We have created a number of teaching resources for use in your classroom or with your groups to engage young people creatively around the topics of climate change.

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Immersive 3D Experience

Designed by our collaborative artist Ashley James Brown, this ‘3D Interactive Explorable World’ enables you to view the video content created for Earth Stories, alongside some of the thoughts and reflections during the process in a new and exciting way.

The landscape is inspired by the participants’ stories and the thoughts that came out during the research process.

This is an artistic response to the creative outputs, the research process and, most importantly, the young people’s voices, presented in a contemporary, explorable and non-linear fashion. We also wanted to give young people a platform they could feel excited by and share with others. We have created a playful experience that encourages exploration of the material and asks questions along the way, prompting your own thoughts on the climate emergency.


A number of our co-created student outputs are shared below for use in your classrooms and workshop spaces.

Using them with the PDF RESOURCE PACK provides extra content and ideas for your workshops.

Register to get your free PDF download using the form above.

Connecting With Land

Inspired by Canadian-Ukrainian playwright and activist, Andrew Kushnir, we told stories about landscapes or places that we felt a deep personal connection to.

Here are eight digital performances made by our participants, devised over several sessions using aspects of verbatim theatre-making.

Within our Earth Stories project we worked with a film maker and a digital artist to stage these performances with the use of green screen technology. We understand these technologies may not be available to everyone, however, the devised scenes could be shared as part of a live or filmed performance, classroom outcome or site-specific work or sharing.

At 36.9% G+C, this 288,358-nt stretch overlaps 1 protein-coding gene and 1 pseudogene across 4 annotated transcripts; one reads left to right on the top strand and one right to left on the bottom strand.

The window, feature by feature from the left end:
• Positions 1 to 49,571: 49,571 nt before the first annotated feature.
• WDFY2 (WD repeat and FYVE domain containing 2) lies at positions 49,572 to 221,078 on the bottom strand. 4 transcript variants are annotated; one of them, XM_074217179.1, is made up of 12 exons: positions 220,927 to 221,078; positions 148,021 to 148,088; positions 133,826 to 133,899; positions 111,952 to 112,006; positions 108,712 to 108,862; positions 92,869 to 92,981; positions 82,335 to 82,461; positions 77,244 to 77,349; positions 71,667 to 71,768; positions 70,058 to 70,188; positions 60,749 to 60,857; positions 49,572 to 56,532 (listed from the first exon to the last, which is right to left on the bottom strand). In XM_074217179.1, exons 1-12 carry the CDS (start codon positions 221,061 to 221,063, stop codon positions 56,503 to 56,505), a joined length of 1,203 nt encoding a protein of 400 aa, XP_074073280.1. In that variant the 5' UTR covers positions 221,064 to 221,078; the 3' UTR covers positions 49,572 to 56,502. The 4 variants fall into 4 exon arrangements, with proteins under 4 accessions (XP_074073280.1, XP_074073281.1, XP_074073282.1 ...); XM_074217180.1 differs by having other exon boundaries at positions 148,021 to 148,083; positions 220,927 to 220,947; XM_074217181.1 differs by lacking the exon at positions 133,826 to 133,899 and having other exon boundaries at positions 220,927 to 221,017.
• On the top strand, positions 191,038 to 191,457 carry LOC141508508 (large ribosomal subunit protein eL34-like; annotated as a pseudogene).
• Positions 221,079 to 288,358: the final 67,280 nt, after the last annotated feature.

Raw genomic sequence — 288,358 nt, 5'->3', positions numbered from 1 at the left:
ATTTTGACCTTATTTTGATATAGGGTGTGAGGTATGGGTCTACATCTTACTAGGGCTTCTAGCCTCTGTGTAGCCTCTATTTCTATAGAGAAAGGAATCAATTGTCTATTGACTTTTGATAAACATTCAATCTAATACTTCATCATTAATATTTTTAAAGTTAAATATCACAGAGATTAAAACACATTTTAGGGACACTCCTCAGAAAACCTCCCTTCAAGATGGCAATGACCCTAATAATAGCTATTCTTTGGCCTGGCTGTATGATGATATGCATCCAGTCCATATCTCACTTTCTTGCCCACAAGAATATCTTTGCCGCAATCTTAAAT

Navigating Globalisation

As with any devising project, it is difficult to completely unravel all the threads that have been woven together to create the final piece. Within our Earth Stories project, these young people created this dystopian music video out of several different activities and student-led research.

We explored some big, tricky concepts relevant to the climate emergency and environmental issues by questioning:

• How are we all interconnected both locally and globally?

• How can we ‘map’ ourselves and show our connections to each other and places around the world?

• In what ways has the pandemic made us feel differently about travelling?


Later in our rehearsal process, we began to question how places and everyday objects interconnect locally and globally. We asked:

• How do everyday items such clothes, fruit, chocolate, and flowers travel around the world?
• Have we ever considered the different journeys they take to arrive in our supermarkets and shops?
• What impact does what we consume have on the environment?
• How have some of these industries tried to adapt and become more sustainable/environmentally friendly?

During our rehearsals, we explored how messy and complex all of this is – none of us have the ‘answers’. In our dystopian music video below, the choreography used both rule-bound movement and chance encounters, creating a chaotic scene of global flows and exchanges. We played with creating a ‘party/dance-like’ atmosphere to provoke questions about the dark, hedonistic pleasure of consumerism and question the problematics of positioning youth as ‘the answer’ to the climate emergency.

Questioning Power and Agency

During the devising process, we explored both our individual and collective responsibility when it comes to environmental impact.

Young people are inheriting a crisis that they have very little responsibility for creating. Individuals in countries in the Global North, such as the United Kingdom, Canada and the United States, consume and pollute far more than people in the Global South – countries such as Uganda, Bangladesh or Nigeria. Our individual impacts pale in comparison to the pollution and ecological degradation of multinational corporations.

Who bears responsibility? Who is benefitting from continued pollution? Who has the power and agency to enact change?

The use of games helped us to unpick and reflect on these questions in greater depth and helped us to create a piece of movement expressing the views of the young people (see our RESOURCE pack for more details of our creative process).

As you will see from the video below, the young people wanted to show that it is those with the greatest wealth and power who most need to listen and respond to those experiencing the most severe consequences of the crisis.